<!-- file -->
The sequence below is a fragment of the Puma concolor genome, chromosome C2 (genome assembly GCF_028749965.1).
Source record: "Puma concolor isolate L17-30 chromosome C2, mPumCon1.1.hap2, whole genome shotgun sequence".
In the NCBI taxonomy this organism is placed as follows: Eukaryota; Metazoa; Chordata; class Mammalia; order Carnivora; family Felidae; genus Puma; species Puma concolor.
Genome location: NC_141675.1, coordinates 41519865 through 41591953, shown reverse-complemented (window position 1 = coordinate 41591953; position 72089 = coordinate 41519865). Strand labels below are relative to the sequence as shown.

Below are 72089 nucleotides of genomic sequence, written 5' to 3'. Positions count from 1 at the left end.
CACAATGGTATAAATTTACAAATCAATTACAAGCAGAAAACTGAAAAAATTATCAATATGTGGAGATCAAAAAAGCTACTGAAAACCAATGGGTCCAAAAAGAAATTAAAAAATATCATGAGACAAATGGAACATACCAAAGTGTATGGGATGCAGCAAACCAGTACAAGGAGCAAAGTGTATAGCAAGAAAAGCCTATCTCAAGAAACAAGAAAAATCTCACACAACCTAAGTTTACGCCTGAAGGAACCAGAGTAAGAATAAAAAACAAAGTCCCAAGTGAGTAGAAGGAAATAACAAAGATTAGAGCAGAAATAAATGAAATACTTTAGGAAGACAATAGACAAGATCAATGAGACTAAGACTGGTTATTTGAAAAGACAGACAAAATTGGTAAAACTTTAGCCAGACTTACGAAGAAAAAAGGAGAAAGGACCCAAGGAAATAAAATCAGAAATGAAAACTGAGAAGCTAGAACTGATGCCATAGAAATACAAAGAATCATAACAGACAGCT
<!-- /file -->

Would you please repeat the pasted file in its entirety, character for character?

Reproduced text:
The sequence below is a fragment of the Puma concolor genome, chromosome C2 (genome assembly GCF_028749965.1).
Source record: "Puma concolor isolate L17-30 chromosome C2, mPumCon1.1.hap2, whole genome shotgun sequence".
In the NCBI taxonomy this organism is placed as follows: Eukaryota; Metazoa; Chordata; class Mammalia; order Carnivora; family Felidae; genus Puma; species Puma concolor.
Genome location: NC_141675.1, coordinates 41519865 through 41591953, shown reverse-complemented (window position 1 = coordinate 41591953; position 72089 = coordinate 41519865). Strand labels below are relative to the sequence as shown.

Below are 72089 nucleotides of genomic sequence, written 5' to 3'. Positions count from 1 at the left end.
CACAATGGTATAAATTTACAAATCAATTACAAGCAGAAAACTGAAAAAATTATCAATATGTGGAGATCAAAAAAGCTACTGAAAACCAATGGGTCCAAAAAGAAATTAAAAAATATCATGAGACAAATGGAACATACCAAAGTGTATGGGATGCAGCAAACCAGTACAAGGAGCAAAGTGTATAGCAAGAAAAGCCTATCTCAAGAAACAAGAAAAATCTCACACAACCTAAGTTTACGCCTGAAGGAACCAGAGTAAGAATAAAAAACAAAGTCCCAAGTGAGTAGAAGGAAATAACAAAGATTAGAGCAGAAATAAATGAAATACTTTAGGAAGACAATAGACAAGATCAATGAGACTAAGACTGGTTATTTGAAAAGACAGACAAAATTGGTAAAACTTTAGCCAGACTTACGAAGAAAAAAGGAGAAAGGACCCAAGGAAATAAAATCAGAAATGAAAACTGAGAAGCTAGAACTGATGCCATAGAAATACAAAGAATCATAACAGACAGCT